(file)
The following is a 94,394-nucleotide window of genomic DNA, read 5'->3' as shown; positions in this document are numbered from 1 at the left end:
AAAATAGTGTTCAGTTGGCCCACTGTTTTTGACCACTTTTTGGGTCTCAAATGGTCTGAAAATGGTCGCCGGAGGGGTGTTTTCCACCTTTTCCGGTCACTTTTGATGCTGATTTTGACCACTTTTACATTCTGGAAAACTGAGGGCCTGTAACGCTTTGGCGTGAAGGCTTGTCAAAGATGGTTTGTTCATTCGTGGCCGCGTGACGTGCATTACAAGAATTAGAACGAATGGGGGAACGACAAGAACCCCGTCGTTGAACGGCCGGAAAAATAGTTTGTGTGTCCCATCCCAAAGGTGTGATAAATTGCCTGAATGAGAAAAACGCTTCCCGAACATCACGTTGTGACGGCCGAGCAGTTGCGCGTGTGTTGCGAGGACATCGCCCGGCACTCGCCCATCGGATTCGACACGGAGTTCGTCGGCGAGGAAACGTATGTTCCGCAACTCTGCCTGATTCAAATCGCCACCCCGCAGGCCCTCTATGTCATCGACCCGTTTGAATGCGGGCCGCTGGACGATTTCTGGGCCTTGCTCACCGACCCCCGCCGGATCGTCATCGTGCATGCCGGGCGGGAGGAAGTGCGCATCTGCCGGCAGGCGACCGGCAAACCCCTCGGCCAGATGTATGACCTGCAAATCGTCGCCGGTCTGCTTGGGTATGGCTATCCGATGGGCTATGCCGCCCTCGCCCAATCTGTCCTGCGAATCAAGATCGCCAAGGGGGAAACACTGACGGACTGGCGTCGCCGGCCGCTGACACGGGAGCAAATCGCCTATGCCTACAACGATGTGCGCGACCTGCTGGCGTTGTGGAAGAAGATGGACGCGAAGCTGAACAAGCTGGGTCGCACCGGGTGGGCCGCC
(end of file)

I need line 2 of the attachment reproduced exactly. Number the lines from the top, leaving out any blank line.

AAAATAGTGTTCAGTTGGCCCACTGTTTTTGACCACTTTTTGGGTCTCAAATGGTCTGAAAATGGTCGCCGGAGGGGTGTTTTCCACCTTTTCCGGTCACTTTTGATGCTGATTTTGACCACTTTTACATTCTGGAAAACTGAGGGCCTGTAACGCTTTGGCGTGAAGGCTTGTCAAAGATGGTTTGTTCATTCGTGGCCGCGTGACGTGCATTACAAGAATTAGAACGAATGGGGGAACGACAAGAACCCCGTCGTTGAACGGCCGGAAAAATAGTTTGTGTGTCCCATCCCAAAGGTGTGATAAATTGCCTGAATGAGAAAAACGCTTCCCGAACATCACGTTGTGACGGCCGAGCAGTTGCGCGTGTGTTGCGAGGACATCGCCCGGCACTCGCCCATCGGATTCGACACGGAGTTCGTCGGCGAGGAAACGTATGTTCCGCAACTCTGCCTGATTCAAATCGCCACCCCGCAGGCCCTCTATGTCATCGACCCGTTTGAATGCGGGCCGCTGGACGATTTCTGGGCCTTGCTCACCGACCCCCGCCGGATCGTCATCGTGCATGCCGGGCGGGAGGAAGTGCGCATCTGCCGGCAGGCGACCGGCAAACCCCTCGGCCAGATGTATGACCTGCAAATCGTCGCCGGTCTGCTTGGGTATGGCTATCCGATGGGCTATGCCGCCCTCGCCCAATCTGTCCTGCGAATCAAGATCGCCAAGGGGGAAACACTGACGGACTGGCGTCGCCGGCCGCTGACACGGGAGCAAATCGCCTATGCCTACAACGATGTGCGCGACCTGCTGGCGTTGTGGAAGAAGATGGACGCGAAGCTGAACAAGCTGGGTCGCACCGGGTGGGCCGCC